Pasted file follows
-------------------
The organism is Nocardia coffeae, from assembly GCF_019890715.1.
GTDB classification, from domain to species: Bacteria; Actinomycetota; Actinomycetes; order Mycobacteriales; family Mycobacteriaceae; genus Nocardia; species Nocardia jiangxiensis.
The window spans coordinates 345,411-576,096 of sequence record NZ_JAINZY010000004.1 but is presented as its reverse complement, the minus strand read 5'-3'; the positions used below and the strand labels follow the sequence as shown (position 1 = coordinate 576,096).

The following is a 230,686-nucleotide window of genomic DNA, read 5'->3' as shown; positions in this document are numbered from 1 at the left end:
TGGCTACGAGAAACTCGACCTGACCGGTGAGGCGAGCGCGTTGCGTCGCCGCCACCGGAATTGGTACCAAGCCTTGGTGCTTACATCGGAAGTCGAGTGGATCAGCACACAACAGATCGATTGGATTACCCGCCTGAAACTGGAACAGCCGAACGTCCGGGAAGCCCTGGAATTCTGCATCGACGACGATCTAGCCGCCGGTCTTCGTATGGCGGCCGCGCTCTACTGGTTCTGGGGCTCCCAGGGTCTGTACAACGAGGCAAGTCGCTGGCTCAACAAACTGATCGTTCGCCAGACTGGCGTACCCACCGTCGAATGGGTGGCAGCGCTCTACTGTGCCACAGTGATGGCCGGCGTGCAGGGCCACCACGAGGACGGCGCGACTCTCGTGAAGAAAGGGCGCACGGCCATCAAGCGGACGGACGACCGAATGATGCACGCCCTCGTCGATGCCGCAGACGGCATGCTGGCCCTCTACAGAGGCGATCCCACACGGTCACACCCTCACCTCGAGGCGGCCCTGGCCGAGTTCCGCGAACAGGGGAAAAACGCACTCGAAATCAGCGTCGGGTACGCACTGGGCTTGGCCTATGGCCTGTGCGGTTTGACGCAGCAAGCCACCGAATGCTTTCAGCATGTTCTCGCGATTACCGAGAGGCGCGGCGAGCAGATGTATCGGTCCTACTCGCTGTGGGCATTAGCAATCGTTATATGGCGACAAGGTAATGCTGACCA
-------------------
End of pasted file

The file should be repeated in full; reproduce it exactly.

The organism is Nocardia coffeae, from assembly GCF_019890715.1.
GTDB classification, from domain to species: Bacteria; Actinomycetota; Actinomycetes; order Mycobacteriales; family Mycobacteriaceae; genus Nocardia; species Nocardia jiangxiensis.
The window spans coordinates 345,411-576,096 of sequence record NZ_JAINZY010000004.1 but is presented as its reverse complement, the minus strand read 5'-3'; the positions used below and the strand labels follow the sequence as shown (position 1 = coordinate 576,096).

The following is a 230,686-nucleotide window of genomic DNA, read 5'->3' as shown; positions in this document are numbered from 1 at the left end:
TGGCTACGAGAAACTCGACCTGACCGGTGAGGCGAGCGCGTTGCGTCGCCGCCACCGGAATTGGTACCAAGCCTTGGTGCTTACATCGGAAGTCGAGTGGATCAGCACACAACAGATCGATTGGATTACCCGCCTGAAACTGGAACAGCCGAACGTCCGGGAAGCCCTGGAATTCTGCATCGACGACGATCTAGCCGCCGGTCTTCGTATGGCGGCCGCGCTCTACTGGTTCTGGGGCTCCCAGGGTCTGTACAACGAGGCAAGTCGCTGGCTCAACAAACTGATCGTTCGCCAGACTGGCGTACCCACCGTCGAATGGGTGGCAGCGCTCTACTGTGCCACAGTGATGGCCGGCGTGCAGGGCCACCACGAGGACGGCGCGACTCTCGTGAAGAAAGGGCGCACGGCCATCAAGCGGACGGACGACCGAATGATGCACGCCCTCGTCGATGCCGCAGACGGCATGCTGGCCCTCTACAGAGGCGATCCCACACGGTCACACCCTCACCTCGAGGCGGCCCTGGCCGAGTTCCGCGAACAGGGGAAAAACGCACTCGAAATCAGCGTCGGGTACGCACTGGGCTTGGCCTATGGCCTGTGCGGTTTGACGCAGCAAGCCACCGAATGCTTTCAGCATGTTCTCGCGATTACCGAGAGGCGCGGCGAGCAGATGTATCGGTCCTACTCGCTGTGGGCATTAGCAATCGTTATATGGCGACAAGGTAATGCTGACCA